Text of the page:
Gen Z Thinks 'Quiet Quitting' Is the New Norm: 82% Say Doing the Bare Minimum At Work Is 'Pretty or Extremely Appealing' The survey results also showed that the desire to do the bare minimum at work is not isolated to one demographic group.
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Generation Z is just entering the workplace — and they're already over work (or over over-working, depending on who you ask).
According to a poll from Axios and Generation Lab, 82 percent of Gen Z members said that doing the bare minimum to keep their jobs is "pretty or extremely appealing."
Fifteen percent polled said that's already what they're doing.
The term means doing exactly what one is required to do at one's job and not more. Arianna Huffington pushed back against the trend and said it is the wrong response to burnout. Others say it's just a way to avoid it.
In the survey, respondents also listed work as a lower priority than wellness, hobbies, family, and friends, per the outlet.
Gallup's 2022 State of the Global Workplace report showed that just 21% of people overall are engaged at work.
Still, the term "quiet quitting" has taken online and social media by storm as of late, inspiring a host of think pieces and TikToks.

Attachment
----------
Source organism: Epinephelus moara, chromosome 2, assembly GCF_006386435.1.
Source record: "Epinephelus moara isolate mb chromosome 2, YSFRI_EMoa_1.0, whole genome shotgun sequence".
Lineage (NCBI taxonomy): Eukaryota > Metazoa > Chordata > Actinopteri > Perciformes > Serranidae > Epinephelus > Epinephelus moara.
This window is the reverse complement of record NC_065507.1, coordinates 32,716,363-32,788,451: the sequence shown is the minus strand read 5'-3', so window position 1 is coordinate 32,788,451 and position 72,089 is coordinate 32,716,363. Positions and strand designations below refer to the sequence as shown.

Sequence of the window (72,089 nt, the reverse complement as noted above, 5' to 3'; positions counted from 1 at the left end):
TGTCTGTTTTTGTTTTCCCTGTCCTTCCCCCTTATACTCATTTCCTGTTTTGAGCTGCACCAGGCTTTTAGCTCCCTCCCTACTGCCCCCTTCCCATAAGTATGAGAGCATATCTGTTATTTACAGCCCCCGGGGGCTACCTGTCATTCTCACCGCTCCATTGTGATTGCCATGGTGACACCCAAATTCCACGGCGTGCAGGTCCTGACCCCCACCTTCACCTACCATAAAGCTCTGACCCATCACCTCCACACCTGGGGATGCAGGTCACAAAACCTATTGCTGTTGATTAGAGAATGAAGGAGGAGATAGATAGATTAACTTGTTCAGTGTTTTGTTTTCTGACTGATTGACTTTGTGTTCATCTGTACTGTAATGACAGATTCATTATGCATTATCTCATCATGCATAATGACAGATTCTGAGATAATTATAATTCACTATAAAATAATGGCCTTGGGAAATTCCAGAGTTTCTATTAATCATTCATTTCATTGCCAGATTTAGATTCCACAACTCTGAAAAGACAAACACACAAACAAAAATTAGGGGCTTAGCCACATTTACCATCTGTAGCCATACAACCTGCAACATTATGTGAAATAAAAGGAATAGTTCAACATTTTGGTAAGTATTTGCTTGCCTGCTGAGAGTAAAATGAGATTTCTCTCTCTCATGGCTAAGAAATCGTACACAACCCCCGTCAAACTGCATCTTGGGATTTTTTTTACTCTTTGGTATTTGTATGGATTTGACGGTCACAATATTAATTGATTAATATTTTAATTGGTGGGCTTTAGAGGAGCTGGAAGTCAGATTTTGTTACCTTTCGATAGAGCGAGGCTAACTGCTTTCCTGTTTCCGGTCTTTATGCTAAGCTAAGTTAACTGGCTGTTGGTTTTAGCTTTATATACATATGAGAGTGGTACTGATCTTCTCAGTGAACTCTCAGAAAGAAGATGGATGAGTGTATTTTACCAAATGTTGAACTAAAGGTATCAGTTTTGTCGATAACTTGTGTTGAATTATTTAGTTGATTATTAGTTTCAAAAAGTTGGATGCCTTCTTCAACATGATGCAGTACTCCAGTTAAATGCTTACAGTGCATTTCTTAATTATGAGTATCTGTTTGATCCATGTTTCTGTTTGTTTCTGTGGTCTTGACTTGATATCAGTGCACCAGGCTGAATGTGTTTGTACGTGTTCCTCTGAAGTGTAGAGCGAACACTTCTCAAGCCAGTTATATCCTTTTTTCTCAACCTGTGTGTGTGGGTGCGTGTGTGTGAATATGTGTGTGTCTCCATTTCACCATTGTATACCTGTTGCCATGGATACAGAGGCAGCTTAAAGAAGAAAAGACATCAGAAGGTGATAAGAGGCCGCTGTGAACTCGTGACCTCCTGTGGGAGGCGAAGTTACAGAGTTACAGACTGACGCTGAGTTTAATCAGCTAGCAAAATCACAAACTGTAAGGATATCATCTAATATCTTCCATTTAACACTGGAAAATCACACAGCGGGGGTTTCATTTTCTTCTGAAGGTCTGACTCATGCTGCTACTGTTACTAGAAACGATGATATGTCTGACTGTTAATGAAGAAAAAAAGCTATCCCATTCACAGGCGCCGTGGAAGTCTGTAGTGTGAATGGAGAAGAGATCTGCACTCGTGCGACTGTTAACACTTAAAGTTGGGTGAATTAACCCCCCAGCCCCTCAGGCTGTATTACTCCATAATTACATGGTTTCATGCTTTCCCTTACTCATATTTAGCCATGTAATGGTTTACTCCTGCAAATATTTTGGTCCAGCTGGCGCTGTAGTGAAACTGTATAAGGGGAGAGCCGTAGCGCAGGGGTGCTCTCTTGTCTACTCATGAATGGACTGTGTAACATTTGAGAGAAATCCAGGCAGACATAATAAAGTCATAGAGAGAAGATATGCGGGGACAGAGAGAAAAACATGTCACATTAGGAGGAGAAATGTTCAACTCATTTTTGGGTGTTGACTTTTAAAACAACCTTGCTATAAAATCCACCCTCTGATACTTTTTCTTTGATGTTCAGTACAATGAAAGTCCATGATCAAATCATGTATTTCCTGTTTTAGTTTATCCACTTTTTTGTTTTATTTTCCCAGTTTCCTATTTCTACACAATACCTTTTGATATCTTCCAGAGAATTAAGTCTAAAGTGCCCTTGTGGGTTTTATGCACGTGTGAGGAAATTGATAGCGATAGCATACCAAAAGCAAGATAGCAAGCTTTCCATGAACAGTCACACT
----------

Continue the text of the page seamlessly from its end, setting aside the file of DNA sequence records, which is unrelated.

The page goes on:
@saraisthreads #greenscreen Poor Debrah. #fyp #work #working #corporate #corporatelife #corporatetiktok #corporateamerica #corporatehumor #office #officelife #manager #managersbelike #career ♬ original sound - Sarai Marie
Axios' survey results also showed that the desire to do the bare minimum is not isolated to one demographic group.
Eighty-five percent of women surveyed and 79% of men said that approach to work is ideal, as well as 82% of white people surveyed, and 86% of Black and 79% of Asian people surveyed.
Anecdotally, it seems Gen Z is also sticking it to their bosses. A 19-year-old Domino's worker said she quit via Post-It after her manager kept scheduling her to work weekends by herself and went viral on TikTok.
The poll surveyed a representative sample of 828 people aged 18 to 29 in the US.